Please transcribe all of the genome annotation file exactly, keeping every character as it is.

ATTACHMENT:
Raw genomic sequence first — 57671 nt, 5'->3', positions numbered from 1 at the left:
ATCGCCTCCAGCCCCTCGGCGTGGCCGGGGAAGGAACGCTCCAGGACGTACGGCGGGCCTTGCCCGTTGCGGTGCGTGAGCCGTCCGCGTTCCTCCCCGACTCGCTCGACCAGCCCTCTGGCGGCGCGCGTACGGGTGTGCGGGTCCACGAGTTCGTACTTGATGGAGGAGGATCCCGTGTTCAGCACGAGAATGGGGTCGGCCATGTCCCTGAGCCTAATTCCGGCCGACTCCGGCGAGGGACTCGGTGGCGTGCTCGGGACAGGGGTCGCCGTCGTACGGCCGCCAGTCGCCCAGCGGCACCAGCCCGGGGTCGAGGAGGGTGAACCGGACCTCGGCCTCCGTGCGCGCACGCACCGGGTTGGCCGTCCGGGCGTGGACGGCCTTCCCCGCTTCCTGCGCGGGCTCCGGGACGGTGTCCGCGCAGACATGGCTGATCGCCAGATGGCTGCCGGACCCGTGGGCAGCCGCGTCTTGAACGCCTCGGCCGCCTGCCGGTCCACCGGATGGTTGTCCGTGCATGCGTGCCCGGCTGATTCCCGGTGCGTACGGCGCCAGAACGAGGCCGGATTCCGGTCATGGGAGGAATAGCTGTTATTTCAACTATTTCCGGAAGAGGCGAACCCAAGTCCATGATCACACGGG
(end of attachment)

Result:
Raw genomic sequence first — 57671 nt, 5'->3', positions numbered from 1 at the left:
ATCGCCTCCAGCCCCTCGGCGTGGCCGGGGAAGGAACGCTCCAGGACGTACGGCGGGCCTTGCCCGTTGCGGTGCGTGAGCCGTCCGCGTTCCTCCCCGACTCGCTCGACCAGCCCTCTGGCGGCGCGCGTACGGGTGTGCGGGTCCACGAGTTCGTACTTGATGGAGGAGGATCCCGTGTTCAGCACGAGAATGGGGTCGGCCATGTCCCTGAGCCTAATTCCGGCCGACTCCGGCGAGGGACTCGGTGGCGTGCTCGGGACAGGGGTCGCCGTCGTACGGCCGCCAGTCGCCCAGCGGCACCAGCCCGGGGTCGAGGAGGGTGAACCGGACCTCGGCCTCCGTGCGCGCACGCACCGGGTTGGCCGTCCGGGCGTGGACGGCCTTCCCCGCTTCCTGCGCGGGCTCCGGGACGGTGTCCGCGCAGACATGGCTGATCGCCAGATGGCTGCCGGACCCGTGGGCAGCCGCGTCTTGAACGCCTCGGCCGCCTGCCGGTCCACCGGATGGTTGTCCGTGCATGCGTGCCCGGCTGATTCCCGGTGCGTACGGCGCCAGAACGAGGCCGGATTCCGGTCATGGGAGGAATAGCTGTTATTTCAACTATTTCCGGAAGAGGCGAACCCAAGTCCATGATCACACGGG